Randy Wolf has yet a new home. Dan Connolly of the Baltimore Sun reports that the Orioles have signed the left-hander to a minor league deal and assigned him to Triple-A Norfolk. He’ll make his first start with his new club on Tuesday against Pawtucket. The Orioles outrighted Edgmer Escalona off of the 40-man roster to make room for Wolf.
Wolf has been well-traveled in 2014 as he attempts to prolong his major league career. He spent the spring with the Mariners, but they released him on March 25. The Diamondbacks signed him to a minor league deal on April 11, but they released him about a month later after he posted a 4.50 ERA in 34 innings across six starts with Triple-A Reno. The Marlins signed him on May 14 and had him make his 2014 debut — his first appearance in the major leagues since September 2012 — on the same day. In four starts and two relief appearances for the Marlins, Wolf posted a 5.26 ERA with a 19/6 K/BB ratio in 25 2/3 innings. The Marlins designated Wolf for assignment on Monday, and he elected free agency on Wednesday.
The 37-year-old lefty is a veteran of 15 seasons in the big leagues. Over 2,293 2/3 career innings, Wolf has a 4.21 ERA with a 133-120 record.
As part of a series of corresponding roster moves today the Marlins have called up stud pitching prospect Andrew Heaney from Triple-A for what will be his big-league debut at age 23.
Heaney was the ninth overall pick in the 2012 draft and ranked 30th on Baseball America’s prospect list coming into this season, improving his stock even further by posting a 2.47 ERA and 79/15 K/BB ratio in 77 innings between Double-A and Triple-A.
He projects as a potential No. 1 or No. 2 starter with a low-90s fastball and good off-speed pitches, and Heaney will step into the rotation spot created by designating veteran left-hander Randy Wolf for assignment. His debut will be Thursday against the Mets.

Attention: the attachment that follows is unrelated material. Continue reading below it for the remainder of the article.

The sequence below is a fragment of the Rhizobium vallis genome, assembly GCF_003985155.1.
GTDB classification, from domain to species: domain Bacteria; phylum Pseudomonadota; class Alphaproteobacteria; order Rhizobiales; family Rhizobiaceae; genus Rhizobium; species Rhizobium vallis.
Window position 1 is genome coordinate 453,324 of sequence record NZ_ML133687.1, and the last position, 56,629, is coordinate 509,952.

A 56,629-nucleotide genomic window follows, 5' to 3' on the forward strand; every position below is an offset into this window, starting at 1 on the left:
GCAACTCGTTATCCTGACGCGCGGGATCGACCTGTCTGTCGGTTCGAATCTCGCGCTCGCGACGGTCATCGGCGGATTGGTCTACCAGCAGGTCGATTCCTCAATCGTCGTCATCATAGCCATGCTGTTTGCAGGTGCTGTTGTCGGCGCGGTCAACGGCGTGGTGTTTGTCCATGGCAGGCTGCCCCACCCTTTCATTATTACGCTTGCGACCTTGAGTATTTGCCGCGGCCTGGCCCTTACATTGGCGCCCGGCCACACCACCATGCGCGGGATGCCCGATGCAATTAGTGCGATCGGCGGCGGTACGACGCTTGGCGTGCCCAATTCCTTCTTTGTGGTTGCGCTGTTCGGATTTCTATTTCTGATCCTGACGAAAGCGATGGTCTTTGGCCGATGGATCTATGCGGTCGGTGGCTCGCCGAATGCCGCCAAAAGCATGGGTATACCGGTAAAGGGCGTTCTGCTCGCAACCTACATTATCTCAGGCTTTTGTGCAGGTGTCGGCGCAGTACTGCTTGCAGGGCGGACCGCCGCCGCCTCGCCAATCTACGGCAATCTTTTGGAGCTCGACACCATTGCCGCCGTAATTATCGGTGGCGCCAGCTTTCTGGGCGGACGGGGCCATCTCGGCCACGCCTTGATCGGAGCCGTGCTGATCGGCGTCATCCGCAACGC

In other moves, the Marlins also placed outfielder Christian Yelich on the disabled list with a back injury, recalled 22-year-old outfield prospect Jake Marisnick from Triple-A, and designated for assignment veteran right-hander Kevin Slowey. It’s a busy afternoon in Miami.
Randy Wolf won a spot in the Mariners’ starting rotation coming out of spring training, but then the team asked him to sign an advanced consent form that more or less reworked his contract terms and the 37-year-old left-hander requested his release.
Two weeks later Nick Piecoro of the Arizona Republic reports that Wolf is close to signing a minor-league contract with the Diamondbacks, who lost starter Patrick Corbin and reliever David Hernandez to Tommy John elbow surgery recently.
Wolf is himself coming back from Tommy John surgery, which knocked him out for all of last season. He wasn’t particularly effective this spring in Mariners camp and had a 5.65 ERA for the Orioles and Brewers in 2012, so it’s tough to expect much from Wolf at this point.
Ryan Divish of the Seattle Times explains the odd situation:
After it seemed as Randy Wolf made the opening day starting rotation – which he apparently did, we learned that Wolf asked to be released from his contract and the Mariners granted his release.
So what happened?’
Well, the Mariners told Wolf on Tuesday that he had made the team and would be in the starting rotation. But in the midst of that, they slipped in that they wanted him to sign 45-day advanced-consent relief form.
Wolf would not sign the form, telling reporters on Tuesday evening, “I was principally objected to that simply because we negotiated in good faith in February on a team friendly contract, if I were to make the team. I felt like I came in amazing shape, I pitched great and I earned a spot on the team. They told me I earned the spot on team. But to me, that advanced consent thing is kind of renegotiating a contract so I told them I wouldn’t sign in and I disagreed with it.”
Wolf posted a 4.26 ERA and 1.316 WHIP in 19 Cactus League innings this spring.
The 37-year-old left-hander should be able to latch on with a new team quickly.
Seattle will presumably fill out its rotation with Blake Beaven and Roenis Elias.
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Chris Young proved he’s recovered from thoracic outlet surgery this spring by posting a respectable 3.48 ERA and 1.16 WHIP in four Grapefruit League appearances for the Nationals. But there’s no spot for him on Washington’s major league roster and so he was let go in a round of cuts Tuesday in camp.
Young did not pitch at the big league level in 2013, but he was decent for the Mets in 2012 and would make for solid emergency rotation depth for a number of clubs. He joins Freddy Garcia, Scott Baker, and Erik Bedard on the secondary starting pitching market. Also, the Mariners just released veteran left-hander Randy Wolf, according to MLB.com’s Greg Johns.